Date of Original Version
Abstract or Description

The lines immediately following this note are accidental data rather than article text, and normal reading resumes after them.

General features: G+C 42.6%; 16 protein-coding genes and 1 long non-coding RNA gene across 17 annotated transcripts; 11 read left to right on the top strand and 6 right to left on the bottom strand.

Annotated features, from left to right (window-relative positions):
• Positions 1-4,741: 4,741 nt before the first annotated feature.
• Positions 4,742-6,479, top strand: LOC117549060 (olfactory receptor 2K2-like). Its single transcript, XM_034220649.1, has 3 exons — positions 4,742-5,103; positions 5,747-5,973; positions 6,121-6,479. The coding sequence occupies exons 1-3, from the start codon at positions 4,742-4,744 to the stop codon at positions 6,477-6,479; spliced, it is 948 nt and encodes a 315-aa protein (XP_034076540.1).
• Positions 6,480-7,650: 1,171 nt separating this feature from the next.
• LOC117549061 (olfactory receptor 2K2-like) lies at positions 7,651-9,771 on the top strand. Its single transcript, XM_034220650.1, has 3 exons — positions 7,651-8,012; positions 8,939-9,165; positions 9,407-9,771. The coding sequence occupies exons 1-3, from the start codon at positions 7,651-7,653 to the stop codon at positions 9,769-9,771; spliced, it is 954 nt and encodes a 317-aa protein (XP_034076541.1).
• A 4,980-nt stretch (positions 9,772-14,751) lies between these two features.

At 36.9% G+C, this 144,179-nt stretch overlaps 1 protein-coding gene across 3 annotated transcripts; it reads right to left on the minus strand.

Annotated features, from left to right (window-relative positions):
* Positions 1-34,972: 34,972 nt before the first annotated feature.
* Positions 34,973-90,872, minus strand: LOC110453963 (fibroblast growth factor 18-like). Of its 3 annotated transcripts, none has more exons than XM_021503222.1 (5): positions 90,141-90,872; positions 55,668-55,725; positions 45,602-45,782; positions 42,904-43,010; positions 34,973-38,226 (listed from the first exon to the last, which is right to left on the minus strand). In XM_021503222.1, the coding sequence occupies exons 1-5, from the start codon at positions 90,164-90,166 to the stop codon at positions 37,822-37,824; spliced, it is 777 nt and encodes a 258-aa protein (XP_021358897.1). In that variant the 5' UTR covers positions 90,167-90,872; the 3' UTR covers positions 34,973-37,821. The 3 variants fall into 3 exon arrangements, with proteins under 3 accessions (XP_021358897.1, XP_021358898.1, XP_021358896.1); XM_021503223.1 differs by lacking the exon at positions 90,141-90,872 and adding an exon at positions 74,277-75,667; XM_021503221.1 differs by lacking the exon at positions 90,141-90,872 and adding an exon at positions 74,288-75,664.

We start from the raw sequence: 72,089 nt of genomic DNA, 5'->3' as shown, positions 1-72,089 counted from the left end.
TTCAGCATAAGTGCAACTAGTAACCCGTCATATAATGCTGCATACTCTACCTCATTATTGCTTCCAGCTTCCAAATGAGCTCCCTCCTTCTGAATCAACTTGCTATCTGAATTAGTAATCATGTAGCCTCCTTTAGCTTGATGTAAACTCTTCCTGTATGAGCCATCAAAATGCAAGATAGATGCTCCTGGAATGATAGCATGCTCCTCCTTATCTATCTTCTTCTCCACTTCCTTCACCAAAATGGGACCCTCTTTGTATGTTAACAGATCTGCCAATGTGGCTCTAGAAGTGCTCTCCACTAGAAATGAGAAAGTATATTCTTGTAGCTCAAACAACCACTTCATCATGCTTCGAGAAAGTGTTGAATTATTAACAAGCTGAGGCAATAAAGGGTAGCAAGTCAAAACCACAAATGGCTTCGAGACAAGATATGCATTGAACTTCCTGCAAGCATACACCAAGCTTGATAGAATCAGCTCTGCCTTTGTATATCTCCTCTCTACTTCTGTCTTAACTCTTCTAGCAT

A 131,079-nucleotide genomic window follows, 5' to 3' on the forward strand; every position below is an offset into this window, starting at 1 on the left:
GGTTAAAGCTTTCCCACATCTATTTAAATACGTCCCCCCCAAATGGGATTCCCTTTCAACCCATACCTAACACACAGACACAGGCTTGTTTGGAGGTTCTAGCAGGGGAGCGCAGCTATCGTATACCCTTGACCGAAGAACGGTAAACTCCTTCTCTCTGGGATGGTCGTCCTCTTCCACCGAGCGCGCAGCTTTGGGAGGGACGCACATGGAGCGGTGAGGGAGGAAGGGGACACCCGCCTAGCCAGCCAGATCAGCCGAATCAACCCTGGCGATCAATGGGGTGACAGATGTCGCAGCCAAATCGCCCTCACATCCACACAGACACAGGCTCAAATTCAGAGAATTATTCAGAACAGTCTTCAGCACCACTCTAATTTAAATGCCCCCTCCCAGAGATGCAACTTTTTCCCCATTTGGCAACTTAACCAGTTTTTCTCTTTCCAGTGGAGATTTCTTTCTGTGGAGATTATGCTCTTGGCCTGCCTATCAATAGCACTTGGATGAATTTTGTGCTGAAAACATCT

A discrimination paradigm was used to detect the influence of phonetic context on speech (experiment 1a) and nonspeech (experiment 1b) stimuli. Results of experiment 1a were consistent with the previously observed phonetic context effect of liquid consonants (/l/ and /r/) on subsequent stop consonant (/g/ and /d/) perception. Experiment 1b demonstrated a context effect of liquid consonants on subsequent nonspeech sounds that were spectrally similar to the stop consonants. The results are consistent with findings that implicate spectral contrast in phonetic context effects.